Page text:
You. Yeah, you there. The one with those chips sitting next to you while you click away on the world wide web. Or that Coke close to your hand for maximum drink potential. And yes, you there, the one slouching right now, legs crossed, with your left hand holding up your head, your right on the mouse.
Poor posture, poor diet, it doesn’t matter. You lack discipline. Good old-fashioned willpower my friend. May as well give up now because it’s obvious you won’t amount to much.
I know, I’ve been there. Actually, with a cup full of Pepsi sitting to my left, I am there.
Thought I Was Better Than This
I’ve written before on the training of will, and would like to think that I have a stronger will than most. Recent studies on willpower, however, have opened my eyes to the fact that I may just be too cocky about it.
You see, as it turns out, the will is a feeble, weak thing, affected by such small things as how much sugar you just had and how many numbers you’ve recently had to remember.
While those are silly things that affect will, I believe the larger idea is that will is easily affected by one’s energy levels.
The larger take away from this is that since we are all spenders of energy, this is a potential problem for all of us. Even the strongest willpower can, at the end of the day, falter, and give in to temptation to have that delicious looking cream cheese danish.
Energy, Thinking, and Willpower
When you encounter a desire that has potential to interfere with a goal, a conflict occurs. The part of you that wants to go to McDonald’s is fighting the part of you that wants to lose 10 pounds for the summer.
Where is that fight occurring though? According to Stephen S. Hall, author of Wisdom: From Philosophy to Neuroscience, it occurs in the brain, between the more basic limbic system, and the prefontal cortex.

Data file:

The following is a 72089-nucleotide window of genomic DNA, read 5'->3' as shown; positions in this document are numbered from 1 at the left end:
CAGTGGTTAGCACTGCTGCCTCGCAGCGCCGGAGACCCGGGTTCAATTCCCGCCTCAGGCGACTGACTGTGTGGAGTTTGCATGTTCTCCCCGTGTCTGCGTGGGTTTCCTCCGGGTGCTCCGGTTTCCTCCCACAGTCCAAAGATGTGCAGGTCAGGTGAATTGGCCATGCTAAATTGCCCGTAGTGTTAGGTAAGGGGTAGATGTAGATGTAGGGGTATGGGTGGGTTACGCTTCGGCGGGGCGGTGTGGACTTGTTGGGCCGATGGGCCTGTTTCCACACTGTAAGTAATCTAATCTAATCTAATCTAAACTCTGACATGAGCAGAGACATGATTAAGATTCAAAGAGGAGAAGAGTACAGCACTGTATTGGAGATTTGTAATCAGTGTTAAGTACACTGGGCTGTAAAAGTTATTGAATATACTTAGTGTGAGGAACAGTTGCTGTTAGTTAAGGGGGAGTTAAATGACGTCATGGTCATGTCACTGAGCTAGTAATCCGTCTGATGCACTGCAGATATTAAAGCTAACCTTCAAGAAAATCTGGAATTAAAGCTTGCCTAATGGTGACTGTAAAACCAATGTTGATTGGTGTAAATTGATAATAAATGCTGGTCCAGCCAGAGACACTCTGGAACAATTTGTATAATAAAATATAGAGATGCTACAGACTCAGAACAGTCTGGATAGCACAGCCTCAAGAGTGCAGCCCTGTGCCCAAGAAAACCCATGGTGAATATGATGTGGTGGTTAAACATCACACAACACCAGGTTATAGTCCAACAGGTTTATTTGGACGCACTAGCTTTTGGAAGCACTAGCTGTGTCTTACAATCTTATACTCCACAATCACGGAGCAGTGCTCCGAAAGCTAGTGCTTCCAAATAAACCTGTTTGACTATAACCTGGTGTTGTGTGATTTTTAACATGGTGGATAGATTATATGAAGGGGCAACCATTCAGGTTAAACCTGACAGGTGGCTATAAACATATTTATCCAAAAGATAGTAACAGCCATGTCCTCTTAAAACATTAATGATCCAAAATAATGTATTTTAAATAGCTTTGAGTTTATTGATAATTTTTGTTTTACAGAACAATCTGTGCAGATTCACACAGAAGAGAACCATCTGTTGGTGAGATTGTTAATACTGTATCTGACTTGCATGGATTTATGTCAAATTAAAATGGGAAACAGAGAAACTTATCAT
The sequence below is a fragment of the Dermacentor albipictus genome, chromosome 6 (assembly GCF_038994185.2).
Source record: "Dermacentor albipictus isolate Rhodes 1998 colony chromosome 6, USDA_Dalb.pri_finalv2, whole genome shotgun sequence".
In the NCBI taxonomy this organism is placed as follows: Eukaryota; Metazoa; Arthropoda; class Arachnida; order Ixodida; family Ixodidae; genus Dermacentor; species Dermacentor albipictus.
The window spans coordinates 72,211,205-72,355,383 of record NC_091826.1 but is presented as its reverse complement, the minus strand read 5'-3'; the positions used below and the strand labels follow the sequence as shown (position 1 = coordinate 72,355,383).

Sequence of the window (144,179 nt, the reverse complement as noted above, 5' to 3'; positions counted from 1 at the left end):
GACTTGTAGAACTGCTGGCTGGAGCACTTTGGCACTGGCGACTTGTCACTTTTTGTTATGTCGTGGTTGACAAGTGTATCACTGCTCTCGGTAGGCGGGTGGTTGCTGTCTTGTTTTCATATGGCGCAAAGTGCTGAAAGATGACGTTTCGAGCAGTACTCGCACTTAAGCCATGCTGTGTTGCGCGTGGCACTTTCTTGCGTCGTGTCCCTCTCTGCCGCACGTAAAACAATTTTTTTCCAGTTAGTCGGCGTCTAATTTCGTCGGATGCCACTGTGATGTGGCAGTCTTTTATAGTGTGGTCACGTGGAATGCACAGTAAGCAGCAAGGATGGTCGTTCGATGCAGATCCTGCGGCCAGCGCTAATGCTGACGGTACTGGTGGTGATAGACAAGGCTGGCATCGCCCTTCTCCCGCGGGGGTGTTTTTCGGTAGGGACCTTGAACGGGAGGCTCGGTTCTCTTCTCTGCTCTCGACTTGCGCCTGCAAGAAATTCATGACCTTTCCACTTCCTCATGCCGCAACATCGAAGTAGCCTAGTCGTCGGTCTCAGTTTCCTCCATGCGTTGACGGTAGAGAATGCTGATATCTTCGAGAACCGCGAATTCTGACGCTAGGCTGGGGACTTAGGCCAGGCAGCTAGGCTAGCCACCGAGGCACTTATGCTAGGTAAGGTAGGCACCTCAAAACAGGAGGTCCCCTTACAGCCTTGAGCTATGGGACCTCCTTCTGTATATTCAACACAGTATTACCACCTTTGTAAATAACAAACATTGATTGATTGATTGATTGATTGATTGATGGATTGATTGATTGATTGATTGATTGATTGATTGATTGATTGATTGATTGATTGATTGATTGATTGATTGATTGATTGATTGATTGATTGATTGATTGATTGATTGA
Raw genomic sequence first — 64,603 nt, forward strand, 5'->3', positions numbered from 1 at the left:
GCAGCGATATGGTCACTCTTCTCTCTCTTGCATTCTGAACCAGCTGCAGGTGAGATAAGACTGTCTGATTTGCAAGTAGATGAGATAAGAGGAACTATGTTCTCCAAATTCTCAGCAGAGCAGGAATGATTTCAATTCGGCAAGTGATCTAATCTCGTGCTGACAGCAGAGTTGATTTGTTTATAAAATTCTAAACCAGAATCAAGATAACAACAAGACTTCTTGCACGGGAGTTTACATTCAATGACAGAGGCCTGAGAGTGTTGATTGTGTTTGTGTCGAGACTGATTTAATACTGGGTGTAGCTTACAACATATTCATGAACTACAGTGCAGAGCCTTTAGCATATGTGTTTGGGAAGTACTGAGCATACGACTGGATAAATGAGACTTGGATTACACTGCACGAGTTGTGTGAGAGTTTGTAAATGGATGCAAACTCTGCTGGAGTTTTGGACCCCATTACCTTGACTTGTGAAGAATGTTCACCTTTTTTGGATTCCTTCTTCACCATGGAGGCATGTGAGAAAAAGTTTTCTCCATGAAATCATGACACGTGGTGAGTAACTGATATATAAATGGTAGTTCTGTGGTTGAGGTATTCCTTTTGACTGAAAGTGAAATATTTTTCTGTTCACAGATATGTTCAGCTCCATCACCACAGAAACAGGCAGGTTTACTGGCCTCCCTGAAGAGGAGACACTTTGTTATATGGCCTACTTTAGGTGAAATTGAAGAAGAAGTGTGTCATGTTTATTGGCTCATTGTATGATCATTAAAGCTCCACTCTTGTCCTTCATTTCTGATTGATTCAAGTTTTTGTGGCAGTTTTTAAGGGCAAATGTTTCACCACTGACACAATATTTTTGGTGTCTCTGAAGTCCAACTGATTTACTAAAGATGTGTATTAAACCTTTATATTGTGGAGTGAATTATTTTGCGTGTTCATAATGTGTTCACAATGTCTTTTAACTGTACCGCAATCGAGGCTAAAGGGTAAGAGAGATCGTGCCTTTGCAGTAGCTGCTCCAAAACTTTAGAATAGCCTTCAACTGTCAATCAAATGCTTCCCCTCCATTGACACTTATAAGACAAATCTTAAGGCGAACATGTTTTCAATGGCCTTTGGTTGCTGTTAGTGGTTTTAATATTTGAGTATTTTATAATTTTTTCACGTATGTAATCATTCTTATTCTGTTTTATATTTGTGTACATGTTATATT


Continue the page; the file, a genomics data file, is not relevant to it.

Basically, it is a fight between your emotional, snap judgment side, versus your thinking, future concerned side.
The connection to energy lies with the fact that your emotional, snap judgment side is more energy efficient.
This is a useful aspect of daily life. You don’t have to think through how you tie your shoes or how you walk each day or which direction to go to work. That would be exhausting.
Thinking through problems is difficult and takes more energy. You have to evaluate and turn things over in your head. It’s no surprise then, to see that when your energy levels are dwindling, you are more likely to give in to temptation.
Where Does Willpower Reside?
With all of this in mind, what does it mean for the notion of the will?
Well, it means that most of what we think of as will is our ability to think in action. Think about what though?
In the case of Jonah Lehrer’s article, there is evidence to suggest that those that think about anything but the temptation have more success with resisting it. Distracting yourself is the key. Not even acknowledging the temptation in question.
Stephen Hall suggests an alternate route: Thinking about your future self. He explains that when you picture something down the road that you could have and turn that over in your mind, your patience will be increased and temptation curbed.
I believe both methods have some merit. Both provide ammo, and when it comes to defeating temptation, everything helps.
So how do you deal with temptation?
The easiest way is to keep yourself furthest away from it, whether through physically changing your location, or mentally changing it by thinking about something else.
But when the chips are down, your energy is gone, and you still have miles to go? Think about that finish line and what is waiting for you there. In a way this also distracts you, but may also give you some emotional juice to give you the strength to finish whatever you may be doing.
Currently, I am just about finished with my Pepsi, but I have at least some sort of excuse: I’m using it to have the energy to write this article.
So take my sacrifice in willpower, as small as it may be, and take this knowledge and do better things for yourself. You may not have a strong willpower, but nobody really does. Those able to resist are those able to think, so use that glorious mind you have.